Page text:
Being the oldest clearly defined U.S. territory, New England is by no surprise home to some of the most epic Independence Day celebrations in the country. The northeastern states of Connecticut, Maine, Massachusetts, New Hampshire, Rhode Island, and Vermont have been known to put on extravagant Fourth of July parades, lavish fireworks displays, and a slew of other family-friendly events. Many of them, however, have been altered or canceled in 2020. Check details below and websites of the organizers for more information.
Although Boston Harborfest has been canceled in 2020, it's usually the centerpiece of Independence Day celebrations in Beantown and the New England region, if not the entire country. The multi-day extravaganza draws many thousands of visitors and receives national television coverage. It usually includes a free concert on the Charles River Esplanade headlined by the Boston Pops Orchestra, which ends with a stirring rendition of Tchaikovsky’s “1812 Overture” complete with real cannon fire and the ringing of church bells around Boston. The entire event ends with a spectacular fireworks show over the Charles River. Get there early, pack a picnic, and prepare for crowds.
Bristol's annual Fourth of July celebrations have been canceled in 2020. The lovely town along Rhode Island's Narragansett Bay shore holds the record for the longest-running Independence Day celebration in America, which has been held every year since 1785. The holiday parade is laced with as much apple-pie patriotism as you'd expect, with marching bands, floats, and plenty of families lined up for flag-waving. The route is well marked with a red-white-and-blue-striped line painted along Hope and High streets, and it finishes at the town common. A Fourth of July concert, part of a summer-long series, and fireworks over Bristol Harbor are the highlights of this day-long event.
March Back in Time in Sturbridge, Massachusetts
This event has been canceled in 2020. Old Sturbridge Village is what New England was like in the 1830s. A living history site with old buildings and interpreters in period dress who convey what life was like nearly two centuries ago, Old Sturbridge Village throws a fittingly old-fashioned celebration on Independence Day, complete with a rousing reading of the Declaration of Independence and even a giant reproduction for guests to sign. You can make your own tri-cornered hat, do drills with the Sturbridge Militia, watch musket demonstrations, and play an early version of baseball at this annual celebration.
Bar Harbor's July Fourth happenings have been repeatedly named one of the best Independence Day celebrations in America. Typically, events would begin with a blueberry pancake breakfast, craft fair and marketplace, and a classic flag-waving Independence Day parade, but in 2020, the event will be held "in reverse." Instead of watching a parade pass by, guests will do the walking to take in some festive sights. Businesses and residences alike will be decked out in patriotic decor. The modified parade route will be posted online on June 29. The annual lobster races, seafood festival, free concerts in Agamont Park, and fireworks over Frenchman Bay have been canceled this year.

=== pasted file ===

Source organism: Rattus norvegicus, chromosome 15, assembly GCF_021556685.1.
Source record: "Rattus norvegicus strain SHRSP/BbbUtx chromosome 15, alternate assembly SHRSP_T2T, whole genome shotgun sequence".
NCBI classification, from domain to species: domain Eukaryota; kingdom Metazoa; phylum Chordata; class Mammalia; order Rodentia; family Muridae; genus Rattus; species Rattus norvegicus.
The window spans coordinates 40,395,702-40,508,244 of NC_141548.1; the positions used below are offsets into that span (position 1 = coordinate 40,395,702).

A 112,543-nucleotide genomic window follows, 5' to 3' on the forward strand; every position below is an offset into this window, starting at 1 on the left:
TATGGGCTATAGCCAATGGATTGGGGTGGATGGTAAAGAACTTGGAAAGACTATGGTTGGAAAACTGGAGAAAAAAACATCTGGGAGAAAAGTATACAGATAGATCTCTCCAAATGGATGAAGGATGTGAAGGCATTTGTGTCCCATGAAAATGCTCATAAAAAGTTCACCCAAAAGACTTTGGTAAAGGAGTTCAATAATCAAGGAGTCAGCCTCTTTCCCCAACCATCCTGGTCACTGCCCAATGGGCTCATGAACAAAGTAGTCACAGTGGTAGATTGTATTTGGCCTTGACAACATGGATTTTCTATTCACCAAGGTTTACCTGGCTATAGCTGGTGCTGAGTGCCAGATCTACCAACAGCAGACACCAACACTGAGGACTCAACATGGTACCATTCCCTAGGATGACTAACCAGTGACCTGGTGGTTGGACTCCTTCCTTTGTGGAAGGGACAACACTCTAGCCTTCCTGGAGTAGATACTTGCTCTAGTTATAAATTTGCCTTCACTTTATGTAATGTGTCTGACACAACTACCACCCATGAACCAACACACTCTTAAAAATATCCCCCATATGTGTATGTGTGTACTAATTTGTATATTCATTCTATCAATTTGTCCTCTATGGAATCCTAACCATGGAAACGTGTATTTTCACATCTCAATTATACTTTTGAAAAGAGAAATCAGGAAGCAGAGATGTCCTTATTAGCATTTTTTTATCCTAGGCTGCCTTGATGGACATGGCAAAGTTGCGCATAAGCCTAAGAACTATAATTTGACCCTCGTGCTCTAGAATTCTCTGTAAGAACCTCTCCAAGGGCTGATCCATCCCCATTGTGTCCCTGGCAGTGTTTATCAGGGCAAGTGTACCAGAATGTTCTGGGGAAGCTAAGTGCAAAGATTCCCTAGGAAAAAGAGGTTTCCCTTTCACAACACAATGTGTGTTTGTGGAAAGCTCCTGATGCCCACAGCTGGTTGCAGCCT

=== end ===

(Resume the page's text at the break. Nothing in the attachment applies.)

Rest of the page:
The beautiful town of Stowe is perhaps best known as a ski destination, but New Englanders know that it's a gorgeous place to visit in the summer, too. Every July Fourth, Stowe throws a day-long party with a parade, food, live music, entertainers, 7 Miles of Sales (dozens of independent retailers along Mountain Road offering holiday deals), the World's Shortest Marathon (1.7 miles), and kid-friendly attractions such as face painting, magicians, clowns, and balloons. There's also an annual carnival at Mayo Events Field followed by an impressive fireworks display. Check the Stowe website for updates and event schedules.
Portsmouth's annual American Celebration is hosted by Strawbery Banke Museum, a 10-acre living history museum with costumed actors that put on a charming and old-fashioned salute to Independence Day every summer. The day begins with a U.S. Naturalization Ceremony, then treats families to a classic Fourth of July featuring a penny-farthing bike and wagon parade, potato sack races and other field games, live music, historic garden tours, food, and more. The city usually holds its annual fireworks the night before, on July 3, but that event is canceled in 2020.
For families looking for a traditional celebration of the nation's independence, Smugglers' Notch in Vermont is a swell choice. In the morning, the village of Jeffersonville hosts a parade on Main Street and a fair with live music, food, and games. Later in the afternoon, at the resort, there's a firemen's barbecue followed by a stirring performance by the 40th Army Band, and at dusk, see fireworks against the backdrop of the Green Mountains. Summer stays at this family resort include the use of eight heated pools and four waterslides, the FunZone indoor entertainment center, daily guided hikes and walks, and regular family activities like lawn games.